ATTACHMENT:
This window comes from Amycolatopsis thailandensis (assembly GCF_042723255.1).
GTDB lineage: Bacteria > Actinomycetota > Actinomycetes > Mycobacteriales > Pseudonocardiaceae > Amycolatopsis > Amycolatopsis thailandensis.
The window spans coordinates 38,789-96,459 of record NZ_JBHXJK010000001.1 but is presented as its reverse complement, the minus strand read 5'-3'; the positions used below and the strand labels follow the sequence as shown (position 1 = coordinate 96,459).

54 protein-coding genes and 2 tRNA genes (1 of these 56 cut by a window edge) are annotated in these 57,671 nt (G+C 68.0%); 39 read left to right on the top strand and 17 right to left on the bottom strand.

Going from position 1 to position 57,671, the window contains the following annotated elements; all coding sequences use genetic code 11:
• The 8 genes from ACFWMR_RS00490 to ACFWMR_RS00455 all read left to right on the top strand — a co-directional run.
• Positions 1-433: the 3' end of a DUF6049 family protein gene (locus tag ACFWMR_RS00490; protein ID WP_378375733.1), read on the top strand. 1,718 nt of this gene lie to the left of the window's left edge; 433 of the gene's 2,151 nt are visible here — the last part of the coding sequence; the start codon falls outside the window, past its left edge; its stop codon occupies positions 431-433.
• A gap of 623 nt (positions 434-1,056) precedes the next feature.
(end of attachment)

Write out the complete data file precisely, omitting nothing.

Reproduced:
This window comes from Amycolatopsis thailandensis (assembly GCF_042723255.1).
GTDB lineage: Bacteria > Actinomycetota > Actinomycetes > Mycobacteriales > Pseudonocardiaceae > Amycolatopsis > Amycolatopsis thailandensis.
The window spans coordinates 38,789-96,459 of record NZ_JBHXJK010000001.1 but is presented as its reverse complement, the minus strand read 5'-3'; the positions used below and the strand labels follow the sequence as shown (position 1 = coordinate 96,459).

54 protein-coding genes and 2 tRNA genes (1 of these 56 cut by a window edge) are annotated in these 57,671 nt (G+C 68.0%); 39 read left to right on the top strand and 17 right to left on the bottom strand.

Going from position 1 to position 57,671, the window contains the following annotated elements; all coding sequences use genetic code 11:
• The 8 genes from ACFWMR_RS00490 to ACFWMR_RS00455 all read left to right on the top strand — a co-directional run.
• Positions 1-433: the 3' end of a DUF6049 family protein gene (locus tag ACFWMR_RS00490; protein ID WP_378375733.1), read on the top strand. 1,718 nt of this gene lie to the left of the window's left edge; 433 of the gene's 2,151 nt are visible here — the last part of the coding sequence; the start codon falls outside the window, past its left edge; its stop codon occupies positions 431-433.
• A gap of 623 nt (positions 434-1,056) precedes the next feature.